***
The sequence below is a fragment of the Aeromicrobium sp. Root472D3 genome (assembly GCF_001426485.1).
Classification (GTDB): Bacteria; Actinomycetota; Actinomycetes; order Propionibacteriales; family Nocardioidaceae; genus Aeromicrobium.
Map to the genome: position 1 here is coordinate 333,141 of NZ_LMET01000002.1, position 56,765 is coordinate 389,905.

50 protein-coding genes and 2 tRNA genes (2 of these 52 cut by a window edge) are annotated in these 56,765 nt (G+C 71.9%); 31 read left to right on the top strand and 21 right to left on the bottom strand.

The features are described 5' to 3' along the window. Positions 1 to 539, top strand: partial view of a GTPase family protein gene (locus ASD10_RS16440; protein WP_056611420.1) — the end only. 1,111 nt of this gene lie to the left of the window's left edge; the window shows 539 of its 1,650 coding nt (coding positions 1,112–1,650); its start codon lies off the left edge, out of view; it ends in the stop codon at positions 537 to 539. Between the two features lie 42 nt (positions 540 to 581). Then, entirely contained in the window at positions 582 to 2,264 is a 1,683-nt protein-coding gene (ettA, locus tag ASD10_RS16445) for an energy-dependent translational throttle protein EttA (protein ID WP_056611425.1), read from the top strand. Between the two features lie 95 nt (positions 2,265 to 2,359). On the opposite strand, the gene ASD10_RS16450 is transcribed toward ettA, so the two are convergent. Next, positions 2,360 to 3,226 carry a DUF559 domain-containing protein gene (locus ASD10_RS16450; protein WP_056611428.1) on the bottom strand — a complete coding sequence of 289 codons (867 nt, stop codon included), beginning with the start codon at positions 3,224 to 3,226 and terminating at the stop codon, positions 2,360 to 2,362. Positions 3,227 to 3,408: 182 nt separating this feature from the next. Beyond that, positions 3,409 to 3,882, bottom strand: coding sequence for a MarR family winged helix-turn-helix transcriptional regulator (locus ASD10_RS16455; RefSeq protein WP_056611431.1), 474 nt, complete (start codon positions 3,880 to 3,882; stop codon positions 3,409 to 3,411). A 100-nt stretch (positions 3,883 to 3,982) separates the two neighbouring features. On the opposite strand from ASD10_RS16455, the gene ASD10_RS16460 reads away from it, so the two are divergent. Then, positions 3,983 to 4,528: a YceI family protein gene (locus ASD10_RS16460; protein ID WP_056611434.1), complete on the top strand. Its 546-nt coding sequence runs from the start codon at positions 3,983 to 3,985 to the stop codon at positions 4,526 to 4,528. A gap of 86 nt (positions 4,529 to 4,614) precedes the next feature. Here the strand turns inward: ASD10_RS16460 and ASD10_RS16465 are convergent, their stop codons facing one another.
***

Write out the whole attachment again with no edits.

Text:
The sequence below is a fragment of the Aeromicrobium sp. Root472D3 genome (assembly GCF_001426485.1).
Classification (GTDB): Bacteria; Actinomycetota; Actinomycetes; order Propionibacteriales; family Nocardioidaceae; genus Aeromicrobium.
Map to the genome: position 1 here is coordinate 333,141 of NZ_LMET01000002.1, position 56,765 is coordinate 389,905.

50 protein-coding genes and 2 tRNA genes (2 of these 52 cut by a window edge) are annotated in these 56,765 nt (G+C 71.9%); 31 read left to right on the top strand and 21 right to left on the bottom strand.

The features are described 5' to 3' along the window. Positions 1 to 539, top strand: partial view of a GTPase family protein gene (locus ASD10_RS16440; protein WP_056611420.1) — the end only. 1,111 nt of this gene lie to the left of the window's left edge; the window shows 539 of its 1,650 coding nt (coding positions 1,112–1,650); its start codon lies off the left edge, out of view; it ends in the stop codon at positions 537 to 539. Between the two features lie 42 nt (positions 540 to 581). Then, entirely contained in the window at positions 582 to 2,264 is a 1,683-nt protein-coding gene (ettA, locus tag ASD10_RS16445) for an energy-dependent translational throttle protein EttA (protein ID WP_056611425.1), read from the top strand. Between the two features lie 95 nt (positions 2,265 to 2,359). On the opposite strand, the gene ASD10_RS16450 is transcribed toward ettA, so the two are convergent. Next, positions 2,360 to 3,226 carry a DUF559 domain-containing protein gene (locus ASD10_RS16450; protein WP_056611428.1) on the bottom strand — a complete coding sequence of 289 codons (867 nt, stop codon included), beginning with the start codon at positions 3,224 to 3,226 and terminating at the stop codon, positions 2,360 to 2,362. Positions 3,227 to 3,408: 182 nt separating this feature from the next. Beyond that, positions 3,409 to 3,882, bottom strand: coding sequence for a MarR family winged helix-turn-helix transcriptional regulator (locus ASD10_RS16455; RefSeq protein WP_056611431.1), 474 nt, complete (start codon positions 3,880 to 3,882; stop codon positions 3,409 to 3,411). A 100-nt stretch (positions 3,883 to 3,982) separates the two neighbouring features. On the opposite strand from ASD10_RS16455, the gene ASD10_RS16460 reads away from it, so the two are divergent. Then, positions 3,983 to 4,528: a YceI family protein gene (locus ASD10_RS16460; protein ID WP_056611434.1), complete on the top strand. Its 546-nt coding sequence runs from the start codon at positions 3,983 to 3,985 to the stop codon at positions 4,526 to 4,528. A gap of 86 nt (positions 4,529 to 4,614) precedes the next feature. Here the strand turns inward: ASD10_RS16460 and ASD10_RS16465 are convergent, their stop codons facing one another.